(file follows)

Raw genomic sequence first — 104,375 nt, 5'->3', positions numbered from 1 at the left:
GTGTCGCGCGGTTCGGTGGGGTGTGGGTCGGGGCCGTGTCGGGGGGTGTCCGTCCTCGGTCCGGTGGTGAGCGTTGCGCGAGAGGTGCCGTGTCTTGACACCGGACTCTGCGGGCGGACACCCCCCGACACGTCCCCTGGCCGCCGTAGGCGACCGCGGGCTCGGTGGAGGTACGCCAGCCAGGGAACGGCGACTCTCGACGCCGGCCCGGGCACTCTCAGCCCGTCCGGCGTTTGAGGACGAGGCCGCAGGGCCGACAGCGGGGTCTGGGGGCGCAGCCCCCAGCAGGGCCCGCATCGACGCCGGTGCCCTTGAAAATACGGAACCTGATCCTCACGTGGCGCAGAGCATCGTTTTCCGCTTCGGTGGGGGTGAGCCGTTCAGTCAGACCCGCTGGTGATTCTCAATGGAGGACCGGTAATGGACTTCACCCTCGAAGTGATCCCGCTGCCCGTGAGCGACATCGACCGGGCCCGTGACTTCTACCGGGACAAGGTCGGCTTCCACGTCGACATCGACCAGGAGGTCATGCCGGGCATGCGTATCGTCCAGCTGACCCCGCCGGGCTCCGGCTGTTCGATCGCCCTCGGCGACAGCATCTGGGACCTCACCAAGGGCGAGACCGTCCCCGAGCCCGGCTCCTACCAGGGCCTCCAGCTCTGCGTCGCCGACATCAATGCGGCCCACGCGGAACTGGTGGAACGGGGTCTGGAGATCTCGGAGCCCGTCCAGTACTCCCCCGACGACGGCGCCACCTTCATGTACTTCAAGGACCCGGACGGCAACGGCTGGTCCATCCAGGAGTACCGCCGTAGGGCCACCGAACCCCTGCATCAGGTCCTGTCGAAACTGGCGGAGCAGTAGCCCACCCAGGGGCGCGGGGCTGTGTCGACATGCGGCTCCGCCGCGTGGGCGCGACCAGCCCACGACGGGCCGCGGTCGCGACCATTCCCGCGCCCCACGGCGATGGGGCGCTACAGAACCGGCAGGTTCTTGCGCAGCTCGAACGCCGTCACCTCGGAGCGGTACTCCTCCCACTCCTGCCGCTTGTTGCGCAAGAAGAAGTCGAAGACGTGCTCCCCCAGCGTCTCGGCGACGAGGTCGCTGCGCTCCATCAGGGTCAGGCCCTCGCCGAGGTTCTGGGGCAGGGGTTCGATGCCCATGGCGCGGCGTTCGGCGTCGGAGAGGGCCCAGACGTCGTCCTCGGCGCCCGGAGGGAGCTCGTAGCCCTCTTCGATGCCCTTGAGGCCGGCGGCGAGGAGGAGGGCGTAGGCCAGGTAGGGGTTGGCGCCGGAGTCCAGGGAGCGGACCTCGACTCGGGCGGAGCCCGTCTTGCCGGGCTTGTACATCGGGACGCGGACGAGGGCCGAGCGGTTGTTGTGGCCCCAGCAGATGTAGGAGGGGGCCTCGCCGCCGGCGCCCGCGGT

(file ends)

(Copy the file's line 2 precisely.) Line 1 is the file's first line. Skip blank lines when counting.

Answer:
GTGTCGCGCGGTTCGGTGGGGTGTGGGTCGGGGCCGTGTCGGGGGGTGTCCGTCCTCGGTCCGGTGGTGAGCGTTGCGCGAGAGGTGCCGTGTCTTGACACCGGACTCTGCGGGCGGACACCCCCCGACACGTCCCCTGGCCGCCGTAGGCGACCGCGGGCTCGGTGGAGGTACGCCAGCCAGGGAACGGCGACTCTCGACGCCGGCCCGGGCACTCTCAGCCCGTCCGGCGTTTGAGGACGAGGCCGCAGGGCCGACAGCGGGGTCTGGGGGCGCAGCCCCCAGCAGGGCCCGCATCGACGCCGGTGCCCTTGAAAATACGGAACCTGATCCTCACGTGGCGCAGAGCATCGTTTTCCGCTTCGGTGGGGGTGAGCCGTTCAGTCAGACCCGCTGGTGATTCTCAATGGAGGACCGGTAATGGACTTCACCCTCGAAGTGATCCCGCTGCCCGTGAGCGACATCGACCGGGCCCGTGACTTCTACCGGGACAAGGTCGGCTTCCACGTCGACATCGACCAGGAGGTCATGCCGGGCATGCGTATCGTCCAGCTGACCCCGCCGGGCTCCGGCTGTTCGATCGCCCTCGGCGACAGCATCTGGGACCTCACCAAGGGCGAGACCGTCCCCGAGCCCGGCTCCTACCAGGGCCTCCAGCTCTGCGTCGCCGACATCAATGCGGCCCACGCGGAACTGGTGGAACGGGGTCTGGAGATCTCGGAGCCCGTCCAGTACTCCCCCGACGACGGCGCCACCTTCATGTACTTCAAGGACCCGGACGGCAACGGCTGGTCCATCCAGGAGTACCGCCGTAGGGCCACCGAACCCCTGCATCAGGTCCTGTCGAAACTGGCGGAGCAGTAGCCCACCCAGGGGCGCGGGGCTGTGTCGACATGCGGCTCCGCCGCGTGGGCGCGACCAGCCCACGACGGGCCGCGGTCGCGACCATTCCCGCGCCCCACGGCGATGGGGCGCTACAGAACCGGCAGGTTCTTGCGCAGCTCGAACGCCGTCACCTCGGAGCGGTACTCCTCCCACTCCTGCCGCTTGTTGCGCAAGAAGAAGTCGAAGACGTGCTCCCCCAGCGTCTCGGCGACGAGGTCGCTGCGCTCCATCAGGGTCAGGCCCTCGCCGAGGTTCTGGGGCAGGGGTTCGATGCCCATGGCGCGGCGTTCGGCGTCGGAGAGGGCCCAGACGTCGTCCTCGGCGCCCGGAGGGAGCTCGTAGCCCTCTTCGATGCCCTTGAGGCCGGCGGCGAGGAGGAGGGCGTAGGCCAGGTAGGGGTTGGCGCCGGAGTCCAGGGAGCGGACCTCGACTCGGGCGGAGCCCGTCTTGCCGGGCTTGTACATCGGGACGCGGACGAGGGCCGAGCGGTTGTTGTGGCCCCAGCAGATGTAGGAGGGGGCCTCGCCGCCGGCGCCCGCGGT